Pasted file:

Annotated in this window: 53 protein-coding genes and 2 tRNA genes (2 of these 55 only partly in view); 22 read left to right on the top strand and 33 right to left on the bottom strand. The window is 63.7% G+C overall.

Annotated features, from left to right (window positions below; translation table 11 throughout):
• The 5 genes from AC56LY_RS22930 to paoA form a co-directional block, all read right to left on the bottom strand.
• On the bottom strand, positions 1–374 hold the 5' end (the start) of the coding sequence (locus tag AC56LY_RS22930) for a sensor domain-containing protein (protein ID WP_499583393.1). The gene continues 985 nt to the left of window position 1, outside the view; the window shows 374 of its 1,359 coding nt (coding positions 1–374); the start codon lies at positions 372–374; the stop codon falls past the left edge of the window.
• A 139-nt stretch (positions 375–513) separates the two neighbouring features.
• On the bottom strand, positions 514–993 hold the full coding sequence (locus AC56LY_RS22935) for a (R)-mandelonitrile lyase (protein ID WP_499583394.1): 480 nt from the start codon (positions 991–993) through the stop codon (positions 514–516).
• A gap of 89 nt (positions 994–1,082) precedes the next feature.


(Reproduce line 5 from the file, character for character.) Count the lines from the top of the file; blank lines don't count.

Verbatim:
• A 139-nt stretch (positions 375–513) separates the two neighbouring features.